Granite is an igneous rock, which means it originates from a geological process that occurs at very high temperatures. If you have granite countertops in your kitchen, you should know there is virtually nothing you can do to reach igneous temperatures, which start around 600 degrees Celsius and can easily surpass the 1,000-degree mark during a volcanic process. What you should know from this geological information is that your granite counters won’t melt if you put a hot pan or a curling iron on top of them. However, this doesn’t mean you should do so.
The granite tiles and slabs installed in your home are susceptible to chemical processes that can be triggered through various factors, extreme heat being one of them. Granite and all other natural stones derive their beauty from chemical reactions that took place over millions of years. When they’re extracted, cut, and finished for residential use, the reactions will cease until they’re sparked. The most common reaction to extreme heat would be discoloration, followed by the potential of cracks if there are unseen fissures under the surface.
The Patina Effect
When you visit old British pubs with natural-stone countertops on their main bars, you may notice they’ve developed a certain patina that has trapped stains, discolorations, and imperfections underneath. All these reactions can be caused by direct heat, spills, and questionable maintenance. A shiny patina may add character in settings such as British pubs, but they won’t look good in your home.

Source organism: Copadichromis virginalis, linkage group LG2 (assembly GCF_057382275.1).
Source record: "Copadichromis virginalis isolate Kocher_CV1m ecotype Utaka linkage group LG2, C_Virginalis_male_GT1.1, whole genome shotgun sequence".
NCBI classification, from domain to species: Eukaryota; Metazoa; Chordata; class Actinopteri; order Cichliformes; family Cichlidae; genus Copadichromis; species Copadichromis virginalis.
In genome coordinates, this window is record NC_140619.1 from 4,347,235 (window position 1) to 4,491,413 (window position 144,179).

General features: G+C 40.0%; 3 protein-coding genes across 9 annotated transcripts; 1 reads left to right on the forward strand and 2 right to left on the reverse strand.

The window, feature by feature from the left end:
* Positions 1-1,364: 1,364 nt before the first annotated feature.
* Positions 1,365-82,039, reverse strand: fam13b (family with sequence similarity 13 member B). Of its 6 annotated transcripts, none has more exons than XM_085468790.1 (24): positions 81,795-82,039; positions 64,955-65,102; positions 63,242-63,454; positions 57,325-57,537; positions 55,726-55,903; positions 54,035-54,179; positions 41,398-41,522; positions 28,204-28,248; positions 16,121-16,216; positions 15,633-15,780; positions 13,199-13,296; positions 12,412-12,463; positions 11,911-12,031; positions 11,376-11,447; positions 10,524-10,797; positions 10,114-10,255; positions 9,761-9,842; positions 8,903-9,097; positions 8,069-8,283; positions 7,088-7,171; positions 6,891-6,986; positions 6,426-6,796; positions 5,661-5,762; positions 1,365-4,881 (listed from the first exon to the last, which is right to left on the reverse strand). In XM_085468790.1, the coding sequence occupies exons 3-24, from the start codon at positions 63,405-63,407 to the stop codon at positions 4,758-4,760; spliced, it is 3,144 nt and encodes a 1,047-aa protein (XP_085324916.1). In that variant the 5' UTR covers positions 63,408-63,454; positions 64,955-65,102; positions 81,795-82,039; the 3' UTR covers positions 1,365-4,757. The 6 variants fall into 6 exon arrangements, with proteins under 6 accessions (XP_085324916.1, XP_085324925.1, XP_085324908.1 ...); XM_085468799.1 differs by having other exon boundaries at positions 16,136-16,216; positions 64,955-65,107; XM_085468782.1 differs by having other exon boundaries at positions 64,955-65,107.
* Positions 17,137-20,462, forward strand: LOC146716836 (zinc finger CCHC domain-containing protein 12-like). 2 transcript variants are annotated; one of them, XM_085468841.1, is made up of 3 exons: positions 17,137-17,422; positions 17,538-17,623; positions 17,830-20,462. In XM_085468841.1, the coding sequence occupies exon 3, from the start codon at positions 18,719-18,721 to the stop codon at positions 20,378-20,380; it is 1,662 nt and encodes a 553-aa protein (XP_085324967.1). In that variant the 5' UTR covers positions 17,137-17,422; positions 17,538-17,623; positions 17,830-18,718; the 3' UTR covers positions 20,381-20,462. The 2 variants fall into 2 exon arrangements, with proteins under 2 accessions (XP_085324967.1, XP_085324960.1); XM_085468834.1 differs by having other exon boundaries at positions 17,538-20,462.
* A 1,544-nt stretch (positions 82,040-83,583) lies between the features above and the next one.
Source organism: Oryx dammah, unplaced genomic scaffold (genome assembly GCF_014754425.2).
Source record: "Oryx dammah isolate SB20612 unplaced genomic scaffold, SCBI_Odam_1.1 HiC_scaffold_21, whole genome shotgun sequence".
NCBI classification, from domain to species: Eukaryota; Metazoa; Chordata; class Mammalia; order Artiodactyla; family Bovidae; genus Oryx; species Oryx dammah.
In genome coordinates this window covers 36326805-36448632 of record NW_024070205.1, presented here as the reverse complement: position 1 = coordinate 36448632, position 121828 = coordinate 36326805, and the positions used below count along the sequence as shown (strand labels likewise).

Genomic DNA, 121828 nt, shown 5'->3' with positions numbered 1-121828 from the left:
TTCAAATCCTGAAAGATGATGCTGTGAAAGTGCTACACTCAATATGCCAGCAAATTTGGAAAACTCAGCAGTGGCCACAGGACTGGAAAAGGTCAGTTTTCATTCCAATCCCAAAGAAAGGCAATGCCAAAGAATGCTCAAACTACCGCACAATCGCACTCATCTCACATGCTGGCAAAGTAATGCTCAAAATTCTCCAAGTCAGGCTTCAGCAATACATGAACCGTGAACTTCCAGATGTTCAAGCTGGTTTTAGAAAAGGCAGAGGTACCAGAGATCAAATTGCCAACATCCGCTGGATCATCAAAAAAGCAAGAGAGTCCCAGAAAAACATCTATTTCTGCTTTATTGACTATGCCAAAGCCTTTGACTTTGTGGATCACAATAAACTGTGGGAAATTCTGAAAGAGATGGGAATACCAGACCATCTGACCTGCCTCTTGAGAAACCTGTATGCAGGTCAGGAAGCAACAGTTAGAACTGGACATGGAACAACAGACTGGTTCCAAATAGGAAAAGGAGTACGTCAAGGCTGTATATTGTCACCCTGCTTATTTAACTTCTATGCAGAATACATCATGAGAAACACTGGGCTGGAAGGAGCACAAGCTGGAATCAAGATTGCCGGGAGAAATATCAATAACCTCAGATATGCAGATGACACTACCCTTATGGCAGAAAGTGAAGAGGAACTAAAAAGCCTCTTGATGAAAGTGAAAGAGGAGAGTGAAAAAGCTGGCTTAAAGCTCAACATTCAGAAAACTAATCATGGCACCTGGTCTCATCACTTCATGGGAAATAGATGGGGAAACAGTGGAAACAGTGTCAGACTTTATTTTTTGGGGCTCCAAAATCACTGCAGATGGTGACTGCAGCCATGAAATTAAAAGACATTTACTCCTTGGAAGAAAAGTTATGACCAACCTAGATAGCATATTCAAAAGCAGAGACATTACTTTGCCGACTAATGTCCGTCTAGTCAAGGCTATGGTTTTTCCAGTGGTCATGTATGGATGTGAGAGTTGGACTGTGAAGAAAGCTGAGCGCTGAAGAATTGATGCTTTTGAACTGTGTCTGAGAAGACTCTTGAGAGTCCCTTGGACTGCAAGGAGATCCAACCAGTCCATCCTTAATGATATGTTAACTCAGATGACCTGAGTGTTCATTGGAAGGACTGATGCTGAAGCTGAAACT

High Potential for Weakening the Seal
One of the quickest ways to weaken the seal of your granite countertops is to expose them to direct heat. Let’s say you operate an electric skillet that warms up to 450 degrees Celsius right on top of your granite counter. The moisture of your ingredients being grilled will eventually waft downward and make contact with the stone surface, effectively doing away with the latest sealant application. This could be a problem if your granite counters are used daily for food preparation since they’ll have a greater potential of developing stains from water, juice, coffee, wine, and other substances.
Using Trivets and Potholders
Just like cutting boards and other protective items used for cooking, you should get into the habit of using hot pads, trivets, and potholders to protect your granite countertops because they aren’t stainless steel tables used in industrial kitchens. If you have stone remnants from your countertop installation, you can have them cut into decorative trivets. Even when using trivets, you shouldn’t neglect sealing your granite counters with a specially formulated granite sealer.
To learn how to seal granite properly, contact the Stone Care Experts at Granite Gold®. We offer a wide array of products that are safe to use on granite and other types of stone such as marble and travertine. Call 1-800-475-STONE (7866) today to speak with one of our friendly representatives.
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